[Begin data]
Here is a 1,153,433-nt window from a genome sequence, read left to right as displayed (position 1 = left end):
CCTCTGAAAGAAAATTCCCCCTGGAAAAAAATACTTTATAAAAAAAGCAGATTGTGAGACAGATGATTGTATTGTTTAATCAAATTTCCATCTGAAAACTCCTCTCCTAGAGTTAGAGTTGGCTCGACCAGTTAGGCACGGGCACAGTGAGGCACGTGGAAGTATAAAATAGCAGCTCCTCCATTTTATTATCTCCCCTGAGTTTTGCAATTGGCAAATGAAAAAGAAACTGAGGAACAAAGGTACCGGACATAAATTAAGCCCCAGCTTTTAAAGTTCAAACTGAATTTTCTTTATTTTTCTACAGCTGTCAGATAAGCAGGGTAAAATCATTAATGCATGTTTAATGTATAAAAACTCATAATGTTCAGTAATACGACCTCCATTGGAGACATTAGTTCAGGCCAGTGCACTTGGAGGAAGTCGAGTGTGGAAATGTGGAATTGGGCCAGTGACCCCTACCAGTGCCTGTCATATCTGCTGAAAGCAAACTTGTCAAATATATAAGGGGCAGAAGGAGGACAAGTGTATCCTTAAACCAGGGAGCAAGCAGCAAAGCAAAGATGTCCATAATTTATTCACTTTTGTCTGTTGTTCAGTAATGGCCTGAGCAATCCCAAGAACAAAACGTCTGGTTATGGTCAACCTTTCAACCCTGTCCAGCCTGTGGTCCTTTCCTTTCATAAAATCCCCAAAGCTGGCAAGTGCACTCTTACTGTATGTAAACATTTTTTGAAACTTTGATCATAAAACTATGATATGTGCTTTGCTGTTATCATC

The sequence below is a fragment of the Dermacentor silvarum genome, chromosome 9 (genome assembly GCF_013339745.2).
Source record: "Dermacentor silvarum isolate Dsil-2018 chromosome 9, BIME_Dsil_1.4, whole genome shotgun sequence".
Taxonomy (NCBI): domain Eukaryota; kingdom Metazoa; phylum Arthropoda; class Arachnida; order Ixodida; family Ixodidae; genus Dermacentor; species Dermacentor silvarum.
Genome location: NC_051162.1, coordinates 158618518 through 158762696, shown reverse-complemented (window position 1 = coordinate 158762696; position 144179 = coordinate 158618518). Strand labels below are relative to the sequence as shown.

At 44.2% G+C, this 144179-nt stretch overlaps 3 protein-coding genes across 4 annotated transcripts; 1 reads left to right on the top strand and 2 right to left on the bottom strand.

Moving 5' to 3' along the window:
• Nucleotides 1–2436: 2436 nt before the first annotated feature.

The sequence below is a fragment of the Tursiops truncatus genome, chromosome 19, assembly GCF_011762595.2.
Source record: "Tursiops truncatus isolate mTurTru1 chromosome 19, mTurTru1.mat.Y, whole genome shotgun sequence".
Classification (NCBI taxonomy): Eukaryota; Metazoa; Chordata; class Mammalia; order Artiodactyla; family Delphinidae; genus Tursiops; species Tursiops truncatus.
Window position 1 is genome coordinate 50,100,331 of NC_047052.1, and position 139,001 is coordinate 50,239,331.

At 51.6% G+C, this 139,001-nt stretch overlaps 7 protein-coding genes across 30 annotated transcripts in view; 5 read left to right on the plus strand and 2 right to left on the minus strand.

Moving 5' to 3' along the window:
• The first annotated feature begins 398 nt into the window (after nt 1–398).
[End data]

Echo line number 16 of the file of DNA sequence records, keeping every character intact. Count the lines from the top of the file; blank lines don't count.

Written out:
• The first annotated feature begins 398 nt into the window (after nt 1–398).